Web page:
Episodic look at married life and in-law problems. Adventures include a ride on a crowded trolley with a live turkey; a wild spin in a new auto with the in-laws in tow; and a sequence in ... See full summary »
Fred C. Newmeyer,
Country Doctor, Jack Jackson is called in to treat the Sick-Little-Well-Girl, who has been making Dr. Saulsbourg and is sanitarium very rich, after years of unsuccessful treatment. His ... See full summary »
Fred C. Newmeyer,
John T. Prince
A boy leaves his small country town and heads to the big city to get a job. As soon as he makes it big his sweetheart will join him and marry him. His enthusiasm to get ahead leads to some interesting adventures.
Our hero (Lloyd) is infatuated with a girl in the next office. In order to drum up business for her boss, an osteopath, he gets an actor friend to pretend injuries that the doctor "cures", ... See full summary »
Harold Meadows (Lloyd) is a shy, stuttering bachelor working in a tailor shop, who is writing a guide book for other bashful young men, "The Secret of Making Love," chapters from which are portrayed as fantasy sequences. Fate has him meet rich girl, Mary (Ralston), and they fall in love. But she is about to wed an already married man, so our hero embarks upon a hair-raising daredevil ride to prevent the wedding.Written by
Herman Seifer <firstname.lastname@example.org>
In addition to the fantasy scenes involving the Vamp and Flapper, a sequence showing Dorothy Dorr as a simple country girl being courted by The Boy (imagining himself dressed as a debonair country gentleman). The sequence was presumably excised during the preview process, before general release, and does not survive. Stills from the sequence exist. See more »
Harold rips the publisher's envelope into small pieces (and indeed, he tears it into such tiny shreds that the check inside is torn into four narrow strips at one corner, so that the digits of the "3000" are separated into individual shards of paper), yet the cover letter stating, "Dear Sir, We have decided to publish your manuscript as a humorous work and have renamed it 'The Boob's Diary'. We think it's very funny. Enclosed is a check for $3000 in advance royalty payment" is mostly undamaged, with just a single straight tear across the middle of the sheet. If a sealed envelope is torn up into that many pieces, then the entire contents will be shredded, also --- one enclosure would not get torn up finely, and yet another paper be able to escape with just being torn in half. See more »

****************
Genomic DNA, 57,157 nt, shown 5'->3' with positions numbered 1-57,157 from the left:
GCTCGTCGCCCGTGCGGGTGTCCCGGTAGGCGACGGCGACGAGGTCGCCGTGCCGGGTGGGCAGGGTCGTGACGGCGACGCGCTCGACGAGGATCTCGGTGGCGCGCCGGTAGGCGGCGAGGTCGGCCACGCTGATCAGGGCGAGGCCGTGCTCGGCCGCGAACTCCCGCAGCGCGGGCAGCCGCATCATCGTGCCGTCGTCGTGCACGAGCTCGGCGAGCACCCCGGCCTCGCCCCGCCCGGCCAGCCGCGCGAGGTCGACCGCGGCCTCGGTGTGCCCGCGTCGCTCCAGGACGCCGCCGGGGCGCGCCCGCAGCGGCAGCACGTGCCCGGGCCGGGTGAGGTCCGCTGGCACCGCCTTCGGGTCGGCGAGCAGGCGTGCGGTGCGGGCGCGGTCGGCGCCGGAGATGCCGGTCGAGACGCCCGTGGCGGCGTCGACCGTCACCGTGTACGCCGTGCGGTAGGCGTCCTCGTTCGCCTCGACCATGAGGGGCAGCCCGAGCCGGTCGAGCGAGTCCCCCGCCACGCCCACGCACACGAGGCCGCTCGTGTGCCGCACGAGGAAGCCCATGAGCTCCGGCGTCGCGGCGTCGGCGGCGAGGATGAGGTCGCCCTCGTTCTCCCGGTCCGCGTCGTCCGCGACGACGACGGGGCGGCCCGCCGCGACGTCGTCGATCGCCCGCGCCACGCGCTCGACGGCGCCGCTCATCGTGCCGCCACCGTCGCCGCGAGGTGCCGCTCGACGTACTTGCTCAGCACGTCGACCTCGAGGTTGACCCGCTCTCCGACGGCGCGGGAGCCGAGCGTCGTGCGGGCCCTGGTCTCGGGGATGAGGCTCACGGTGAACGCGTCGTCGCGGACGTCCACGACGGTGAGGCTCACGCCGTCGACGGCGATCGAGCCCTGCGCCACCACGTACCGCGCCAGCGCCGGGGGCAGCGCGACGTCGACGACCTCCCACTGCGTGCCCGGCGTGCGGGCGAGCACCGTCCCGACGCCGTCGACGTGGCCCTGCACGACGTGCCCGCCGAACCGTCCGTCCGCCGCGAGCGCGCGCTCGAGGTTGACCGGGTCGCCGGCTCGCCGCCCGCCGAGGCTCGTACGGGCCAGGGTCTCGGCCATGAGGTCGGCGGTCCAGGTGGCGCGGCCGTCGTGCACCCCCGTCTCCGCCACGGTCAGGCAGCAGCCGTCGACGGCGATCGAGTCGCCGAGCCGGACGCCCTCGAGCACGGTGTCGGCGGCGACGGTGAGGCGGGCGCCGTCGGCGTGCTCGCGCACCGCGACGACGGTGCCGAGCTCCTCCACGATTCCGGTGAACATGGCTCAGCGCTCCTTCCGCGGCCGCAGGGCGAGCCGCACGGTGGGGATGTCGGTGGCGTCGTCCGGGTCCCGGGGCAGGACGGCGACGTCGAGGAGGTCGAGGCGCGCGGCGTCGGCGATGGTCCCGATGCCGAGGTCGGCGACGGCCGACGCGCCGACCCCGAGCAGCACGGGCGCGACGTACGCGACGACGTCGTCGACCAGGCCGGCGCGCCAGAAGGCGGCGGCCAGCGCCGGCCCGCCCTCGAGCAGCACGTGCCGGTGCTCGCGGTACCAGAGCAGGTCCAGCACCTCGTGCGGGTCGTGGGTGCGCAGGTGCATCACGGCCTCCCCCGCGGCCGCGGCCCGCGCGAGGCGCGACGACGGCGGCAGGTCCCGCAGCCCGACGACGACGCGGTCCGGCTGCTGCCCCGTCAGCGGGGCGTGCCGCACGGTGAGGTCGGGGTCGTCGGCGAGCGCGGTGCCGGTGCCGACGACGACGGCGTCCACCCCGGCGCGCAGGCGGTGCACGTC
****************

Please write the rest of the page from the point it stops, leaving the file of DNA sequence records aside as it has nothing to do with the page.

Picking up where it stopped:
Publisher Roger Thornsby's Assistant:
...so perhaps we're the boobs, not he. The whole office force laughed at that book, why shouldn't the whole world enjoy it?
I'll do it! I'll publish it as 'The Boob's Diary'. It may be a sensation. Send him a check for $3,000 advance royalty - instead of a rejection slip.
See more »
In addition to the 'My Vampire' and 'My Flapper' sequences, there was a third interlude involving the girl with the curls, where Harold finds her as a Mary Pickford-type milk maid. The scene does not survive (it was cut after a preview) but a photograph of the scene has appeared in several publications. See more »
I initially went to the Film Forum's presentation to experience what going to the movies might have been like 80 years ago. To have an experience like my grandmother had (she used to rave about Harold Loyd). I thought the film was going to be OK. I was astonished at the wit of the film, its emotional content and the joy it brought to the audience. The gags were plentiful and quite clever, the action kept everything moving and the audience enjoyed themselves immensely (obviously a self selected group). The entire experience was enhanced by a live piano player and I think by the communal experience of seeing this film at the movies.
I highly recommend the film.
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